Starter fertilizer placement for sugarbeets
Nitrogen and phosphorous placed (2x2) 2 inches to the side and 2 inches below the seed can stimulate early growth and improve yield.
As fertilizer prices continue to climb, it becomes even more critical that growers take inventory of soil nutrients through soil testing. Soil tests are the best way to evaluate soil nutrient levels and based on their results, nutrients should be applied so that plant roots can most effectively recover them. Often soil test levels indicate adequate nutrients available for a growing crop; however, test results may overestimate small plants’ ability to adequately explore the soil for needed nutrients for rapid early season growth. Applications of starter fertilizer in a 2 by 2 placement on sugarbeets can supply a portion of fertilizer needs and increase early season growth which often results in improved yield.
The trial results that will be discussed in this article reflect the general experience that the Sugarbeet Advancement program has had with multiple field trials in Michigan in the last several years. Because of the differences in climate, soil test levels, organic matter, Ph, and soil texture, results may be different in other production areas. In the Great Lakes production area Median Bray P1 Phosphorous levels are typically high at approximately 90-100 lbs per acre. Organic matter is less than 2%, soil Ph is greater than 7.2, and average soil texture is loam. Growers are generally planting into light- colored soils that are slow to warm in the spring. Pre-plant nitrate tests generally only give a credit of 20-40 lbs/acre.
Field scale trials were conducted in Michigan between 2002 and 2006 comparing low rates (generally 3 gallons/acre) of high-phosphate, in-furrow pop-up fertilizers to a check and/or in-furrow application in conjunction with 2 by 2 placement of nitrogen. Generally, in-furrow fertilizers offered small, but insignificant, increases in yield. However it was observed that 2 by 2 placement of nitrogen in conjunction with in-furrow fertilizer typically improved early season growth and improved tonnage. Occasionally, in-furrow fertilizers have been shown to contribute to slower emergence or reduced stands when compared to no in-furrow applications. Because of potential seed sensitivity, rates and types of in-furrow nutrients applied with seed are limited.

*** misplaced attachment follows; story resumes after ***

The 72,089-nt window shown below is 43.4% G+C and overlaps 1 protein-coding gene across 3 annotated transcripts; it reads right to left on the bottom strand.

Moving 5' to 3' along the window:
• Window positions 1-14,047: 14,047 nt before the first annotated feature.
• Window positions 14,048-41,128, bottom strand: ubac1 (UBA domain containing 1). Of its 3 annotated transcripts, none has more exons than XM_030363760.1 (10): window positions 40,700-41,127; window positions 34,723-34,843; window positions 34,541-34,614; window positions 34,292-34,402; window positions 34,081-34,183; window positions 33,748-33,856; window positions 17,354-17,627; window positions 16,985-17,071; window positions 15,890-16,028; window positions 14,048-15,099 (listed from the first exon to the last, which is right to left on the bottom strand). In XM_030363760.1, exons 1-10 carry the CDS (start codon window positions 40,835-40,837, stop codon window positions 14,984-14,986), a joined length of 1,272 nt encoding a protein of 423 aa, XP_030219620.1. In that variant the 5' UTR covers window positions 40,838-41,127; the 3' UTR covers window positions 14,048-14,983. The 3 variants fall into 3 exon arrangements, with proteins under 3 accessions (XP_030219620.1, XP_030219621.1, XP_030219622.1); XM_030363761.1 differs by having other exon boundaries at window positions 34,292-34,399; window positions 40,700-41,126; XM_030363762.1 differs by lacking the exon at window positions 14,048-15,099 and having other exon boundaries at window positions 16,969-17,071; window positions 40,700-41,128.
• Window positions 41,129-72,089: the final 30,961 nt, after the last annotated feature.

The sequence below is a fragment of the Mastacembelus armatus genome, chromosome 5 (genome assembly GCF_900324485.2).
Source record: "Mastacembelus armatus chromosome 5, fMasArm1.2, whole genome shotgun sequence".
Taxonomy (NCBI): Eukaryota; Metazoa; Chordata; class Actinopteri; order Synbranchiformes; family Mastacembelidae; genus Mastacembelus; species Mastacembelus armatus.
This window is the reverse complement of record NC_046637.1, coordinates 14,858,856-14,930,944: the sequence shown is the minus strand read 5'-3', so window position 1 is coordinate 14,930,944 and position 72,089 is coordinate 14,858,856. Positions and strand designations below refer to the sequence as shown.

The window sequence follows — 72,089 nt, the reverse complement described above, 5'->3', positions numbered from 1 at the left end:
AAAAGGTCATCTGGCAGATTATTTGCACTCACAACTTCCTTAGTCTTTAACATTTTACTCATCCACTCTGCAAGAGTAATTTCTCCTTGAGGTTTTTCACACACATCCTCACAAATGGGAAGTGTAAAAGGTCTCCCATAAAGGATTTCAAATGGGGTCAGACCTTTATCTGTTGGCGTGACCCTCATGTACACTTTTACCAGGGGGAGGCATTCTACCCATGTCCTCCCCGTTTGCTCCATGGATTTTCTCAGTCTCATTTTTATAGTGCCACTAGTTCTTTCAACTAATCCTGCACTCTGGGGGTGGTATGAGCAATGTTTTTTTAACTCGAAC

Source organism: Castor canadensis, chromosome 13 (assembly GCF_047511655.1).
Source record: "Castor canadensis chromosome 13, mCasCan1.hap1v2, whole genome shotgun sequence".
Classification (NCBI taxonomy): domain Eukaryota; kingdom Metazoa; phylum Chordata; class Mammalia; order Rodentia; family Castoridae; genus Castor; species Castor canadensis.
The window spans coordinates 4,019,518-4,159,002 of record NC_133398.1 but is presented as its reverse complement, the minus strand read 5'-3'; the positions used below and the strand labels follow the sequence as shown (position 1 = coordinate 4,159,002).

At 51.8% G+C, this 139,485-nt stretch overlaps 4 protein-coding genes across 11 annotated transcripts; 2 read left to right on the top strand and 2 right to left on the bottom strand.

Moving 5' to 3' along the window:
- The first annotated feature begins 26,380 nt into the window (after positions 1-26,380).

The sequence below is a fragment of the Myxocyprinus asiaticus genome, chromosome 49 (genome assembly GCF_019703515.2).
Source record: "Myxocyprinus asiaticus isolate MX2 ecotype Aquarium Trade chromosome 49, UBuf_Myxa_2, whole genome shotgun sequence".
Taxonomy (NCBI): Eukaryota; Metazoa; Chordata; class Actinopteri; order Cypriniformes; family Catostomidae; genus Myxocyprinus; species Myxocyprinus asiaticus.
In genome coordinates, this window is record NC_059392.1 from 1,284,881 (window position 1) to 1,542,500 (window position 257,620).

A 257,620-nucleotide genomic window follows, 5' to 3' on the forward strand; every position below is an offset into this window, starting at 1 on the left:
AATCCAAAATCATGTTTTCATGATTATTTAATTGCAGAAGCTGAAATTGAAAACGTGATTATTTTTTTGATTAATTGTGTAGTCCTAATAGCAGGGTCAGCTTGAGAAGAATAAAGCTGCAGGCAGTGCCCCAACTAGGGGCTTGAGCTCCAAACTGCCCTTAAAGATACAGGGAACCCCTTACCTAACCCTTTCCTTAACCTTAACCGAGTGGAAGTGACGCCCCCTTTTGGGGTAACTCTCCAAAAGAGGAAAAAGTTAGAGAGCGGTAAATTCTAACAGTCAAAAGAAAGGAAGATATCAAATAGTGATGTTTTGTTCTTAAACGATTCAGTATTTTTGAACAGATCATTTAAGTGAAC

It needs to be restated that these trials were done on fields with high phosphorous levels. Research conducted in other beet production areas has generally shown more benefit of phosphate containing in-furrow pop-fertilizers on soils with low phosphorous test levels.
Recent research conducted by Sugarbeet Advancement has concentrated on 2 by 2 placements of fertilizers. These applications have some advantages over in-furrow and broadcast fertilizers. Two by 2 applications allow early and strategic placement of fertilizer in the root zone, gives producers the option to use any nutrient and to increase nutrient amounts. It also reduces fertilizer seed sensitivity issues and can improve efficiency of uptake of nutrients. The main disadvantage for 2 by 2 placements is equipment cost and the fact that some planters are not conducive to equipment installation.
In Michigan it is common to use a combination of broadcast/side dress fertilizer in conjunction with 2 by 2 placement of starter fertilizer. There’s often an early season growth response to the 2 by 2 placement of 10-15 gallons of 28% nitrogen, 10-34-0, or a mixture of the two. This growth response is most obvious when planting beets into chisel plowed cornstalks when no broadcast pre-plant nitrogen is applied and/or when planting very early into cold soils.
Trials conducted in high phosphorous fields have generally shown increased yield/visual response from the 2 by 2 placement of nitrogen and less often from phosphorous. From Sugarbeet Advancement observations it might be suggested that a 2 by 2 starter mix have a minimum of 30 (and preferably 40) pounds of nitrogen and 20 pounds of phosphorous. Many growers who use 2 by 2 starters often add micro and secondary nutrients to the combination. If you choose to do this, make sure all ingredients are compatible and agitate them if required to prevent separation. Michigan yield response has normally been between one-half and 2 tons per acre with the various combinations used.
Every production area and soil type is different in its ability to supply needed nutrients for top sugar beet yields. Adequate nutrients are normally present in fields once beet roots begin to spread out into the soil. In the early growth stage, roots may be slow in their ability to find and take up nutrients. Placing fertilizer in a 2 by 2 band enables young beets to take up needed nutrients and improve early growth. Under Michigan’s high-phosphorous soil conditions, the largest share of the early growth response is from the nitrogen portion in the 2 by 2 placed fertilizer. Placement in this manner can improve efficiency of nutrient uptake, improve early growth, and may improve yields.
As with any production strategy, taking time up front to conduct soil tests and study research recommendations can be well worth the investment.